James Walter Miller

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James Walter Miller (1890 - 1950) was an American citizen and an alleged asset of the San Francisco Office of the KGB from 1943 to 1945. Miller worked in the United States Government wartime mail censorship office. Miller was allegedly recruited into espionage for the Soviet Union by Isaac Folkoff of the Communist Party of the United States of America (CPUSA). His cover name was "Vague".

Born Milawski in Russia, he changed his name to Miller after coming to the United States in 1907. He became a member of the Communist Party in Los Angeles. Miller was associated with Victor Milo while in the California Communist Party. Miller at one time worked for Russky Golos (Russian Voice), the American-Russian Institute, and People's World.

Miller was one of Folkoff's most valuable agents. Miller spoke Russian, and was a Russian-language translator with the financial and trade section of the U.S. government wartime mail censorship office. Miller worked in an area of considerable interest to Soviet intelligence. In 1943 Folkoff passed on to the KGB material from Miller on several occasions. San Francisco Rezident Grigory Kheifets attested to Miller's bone fides in a Venona decrypt, putting to rest reservations from Moscow that because of Miller's eagerness, he may be a double agent.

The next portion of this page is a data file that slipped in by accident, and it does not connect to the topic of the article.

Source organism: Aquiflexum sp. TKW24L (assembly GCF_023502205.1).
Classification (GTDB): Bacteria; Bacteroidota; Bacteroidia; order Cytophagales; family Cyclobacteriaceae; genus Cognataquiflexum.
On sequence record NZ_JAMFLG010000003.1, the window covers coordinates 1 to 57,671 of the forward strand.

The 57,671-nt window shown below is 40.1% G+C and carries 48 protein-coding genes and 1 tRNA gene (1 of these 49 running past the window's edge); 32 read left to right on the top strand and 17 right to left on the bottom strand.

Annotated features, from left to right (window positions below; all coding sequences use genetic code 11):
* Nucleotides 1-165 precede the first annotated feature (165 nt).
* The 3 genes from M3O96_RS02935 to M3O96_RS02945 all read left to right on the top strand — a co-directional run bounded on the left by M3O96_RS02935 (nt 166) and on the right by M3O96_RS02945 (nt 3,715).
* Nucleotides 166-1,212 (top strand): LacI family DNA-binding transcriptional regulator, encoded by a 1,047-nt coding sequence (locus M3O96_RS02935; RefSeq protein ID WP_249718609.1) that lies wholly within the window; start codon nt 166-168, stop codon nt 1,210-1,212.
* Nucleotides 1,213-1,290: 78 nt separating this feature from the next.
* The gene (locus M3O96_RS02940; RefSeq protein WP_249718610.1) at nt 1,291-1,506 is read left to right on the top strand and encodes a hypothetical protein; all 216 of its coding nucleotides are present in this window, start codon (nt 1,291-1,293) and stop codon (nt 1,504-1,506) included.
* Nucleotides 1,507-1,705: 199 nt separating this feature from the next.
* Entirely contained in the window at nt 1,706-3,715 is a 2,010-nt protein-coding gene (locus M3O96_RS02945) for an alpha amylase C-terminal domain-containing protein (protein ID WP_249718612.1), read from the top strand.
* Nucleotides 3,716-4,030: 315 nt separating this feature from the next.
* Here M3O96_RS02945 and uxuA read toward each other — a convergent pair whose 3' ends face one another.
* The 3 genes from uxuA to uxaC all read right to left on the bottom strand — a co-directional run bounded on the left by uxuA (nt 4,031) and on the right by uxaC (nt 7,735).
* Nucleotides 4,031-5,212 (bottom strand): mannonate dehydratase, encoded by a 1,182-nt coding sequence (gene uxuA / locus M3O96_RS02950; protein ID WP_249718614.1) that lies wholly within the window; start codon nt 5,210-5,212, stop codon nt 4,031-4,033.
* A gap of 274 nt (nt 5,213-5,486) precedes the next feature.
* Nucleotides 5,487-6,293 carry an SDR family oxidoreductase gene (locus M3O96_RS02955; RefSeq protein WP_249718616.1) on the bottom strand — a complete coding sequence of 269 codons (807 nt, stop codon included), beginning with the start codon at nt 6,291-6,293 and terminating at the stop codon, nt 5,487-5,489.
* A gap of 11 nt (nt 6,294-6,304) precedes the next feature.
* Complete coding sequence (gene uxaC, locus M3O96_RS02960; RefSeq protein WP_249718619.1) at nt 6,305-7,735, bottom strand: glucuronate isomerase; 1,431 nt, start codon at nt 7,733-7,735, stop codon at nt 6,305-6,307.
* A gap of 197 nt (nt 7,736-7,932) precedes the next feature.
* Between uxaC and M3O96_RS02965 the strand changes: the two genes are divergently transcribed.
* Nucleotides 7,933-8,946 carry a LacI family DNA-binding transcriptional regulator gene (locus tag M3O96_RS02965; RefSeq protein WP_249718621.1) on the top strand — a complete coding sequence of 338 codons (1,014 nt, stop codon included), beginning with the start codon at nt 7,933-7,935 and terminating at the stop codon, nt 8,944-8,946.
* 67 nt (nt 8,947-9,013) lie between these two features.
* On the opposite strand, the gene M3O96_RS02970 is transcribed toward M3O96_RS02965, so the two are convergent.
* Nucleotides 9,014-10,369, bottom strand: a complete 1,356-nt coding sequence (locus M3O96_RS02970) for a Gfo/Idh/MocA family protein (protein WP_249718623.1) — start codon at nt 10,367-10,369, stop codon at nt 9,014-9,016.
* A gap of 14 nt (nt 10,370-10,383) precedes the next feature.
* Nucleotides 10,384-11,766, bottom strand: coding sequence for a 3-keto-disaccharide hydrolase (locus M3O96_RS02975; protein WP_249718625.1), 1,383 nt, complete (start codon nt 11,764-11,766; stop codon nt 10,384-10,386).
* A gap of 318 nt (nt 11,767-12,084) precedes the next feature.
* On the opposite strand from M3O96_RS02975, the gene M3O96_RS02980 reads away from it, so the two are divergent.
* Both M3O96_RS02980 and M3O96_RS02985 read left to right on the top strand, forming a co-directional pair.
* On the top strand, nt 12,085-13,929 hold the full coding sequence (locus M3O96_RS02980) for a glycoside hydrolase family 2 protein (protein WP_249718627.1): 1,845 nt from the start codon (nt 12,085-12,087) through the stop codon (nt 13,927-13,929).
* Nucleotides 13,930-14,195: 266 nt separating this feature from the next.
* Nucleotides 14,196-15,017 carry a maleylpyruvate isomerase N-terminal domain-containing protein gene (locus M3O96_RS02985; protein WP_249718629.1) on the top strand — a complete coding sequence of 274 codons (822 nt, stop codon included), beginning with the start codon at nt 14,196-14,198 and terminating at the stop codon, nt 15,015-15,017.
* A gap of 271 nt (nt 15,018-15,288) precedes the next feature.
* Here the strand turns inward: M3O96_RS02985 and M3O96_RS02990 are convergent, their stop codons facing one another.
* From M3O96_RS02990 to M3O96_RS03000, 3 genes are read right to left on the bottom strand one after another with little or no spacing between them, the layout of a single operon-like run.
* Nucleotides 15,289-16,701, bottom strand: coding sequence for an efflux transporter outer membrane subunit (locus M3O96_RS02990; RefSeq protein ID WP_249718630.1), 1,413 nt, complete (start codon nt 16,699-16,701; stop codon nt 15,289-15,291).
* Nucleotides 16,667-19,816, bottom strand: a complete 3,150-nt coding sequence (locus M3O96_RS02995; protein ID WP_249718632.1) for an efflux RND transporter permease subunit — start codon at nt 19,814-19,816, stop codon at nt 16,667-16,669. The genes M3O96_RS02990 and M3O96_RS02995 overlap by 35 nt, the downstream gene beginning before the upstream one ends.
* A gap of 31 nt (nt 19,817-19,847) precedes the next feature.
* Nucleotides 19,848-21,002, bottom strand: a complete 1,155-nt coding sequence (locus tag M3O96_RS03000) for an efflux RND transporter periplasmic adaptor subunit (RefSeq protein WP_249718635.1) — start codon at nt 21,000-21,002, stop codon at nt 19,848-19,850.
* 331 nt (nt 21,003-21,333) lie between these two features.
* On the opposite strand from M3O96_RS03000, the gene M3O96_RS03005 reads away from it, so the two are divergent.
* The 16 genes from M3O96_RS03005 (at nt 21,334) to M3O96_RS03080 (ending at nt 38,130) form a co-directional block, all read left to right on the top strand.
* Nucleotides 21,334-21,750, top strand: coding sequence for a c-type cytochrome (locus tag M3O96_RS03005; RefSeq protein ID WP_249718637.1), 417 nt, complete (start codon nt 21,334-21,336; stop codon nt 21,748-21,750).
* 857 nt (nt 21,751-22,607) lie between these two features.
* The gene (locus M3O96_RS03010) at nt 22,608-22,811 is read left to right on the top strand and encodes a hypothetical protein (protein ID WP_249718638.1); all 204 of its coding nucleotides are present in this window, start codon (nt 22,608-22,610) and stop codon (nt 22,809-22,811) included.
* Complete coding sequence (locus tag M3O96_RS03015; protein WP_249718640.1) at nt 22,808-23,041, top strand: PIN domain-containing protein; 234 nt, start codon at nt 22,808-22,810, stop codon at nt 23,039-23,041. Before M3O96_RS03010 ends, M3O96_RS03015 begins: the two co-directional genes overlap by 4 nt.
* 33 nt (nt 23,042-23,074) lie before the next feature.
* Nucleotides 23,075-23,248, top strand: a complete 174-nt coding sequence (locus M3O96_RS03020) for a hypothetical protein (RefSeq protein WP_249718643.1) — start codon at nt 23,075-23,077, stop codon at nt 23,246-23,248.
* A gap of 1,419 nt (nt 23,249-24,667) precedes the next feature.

Miller began passing information to Harrison George at the People's World. In 1943 Miller reported the Mail Censor's office found secret writing in a letter that a Naval GRU Officer sent to Moscow. In 1944 Miller came to the attention of the FBI in the “Comintern Apparatus” investigation. The FBI witnessed Miller meeting Kheifets at least six times in early 1944. Miller was eventually forced out of the government office. He died in 1950.

Venona[edit]

James Walter Miller is referenced in the following Venona project decryptions:

  • 450 KGB San Francisco to Moscow, 1 November 1943
  • 472 KGB San Francisco to Moscow, 9 November 1943
  • 511 KGB San Francisco to Moscow, 7 December 1943
  • 539 KGB San Francisco to Moscow, 31 December 1943
  • 147 San Francisco to Moscow, 27 March 1944
  • 68 KGB San Francisco to Moscow, 27 February 1945

References[edit]

  • John Earl Haynes and Harvey Klehr, Venona: Decoding Soviet Espionage in America, Yale University Press (1999), pgs. 207, 228–229.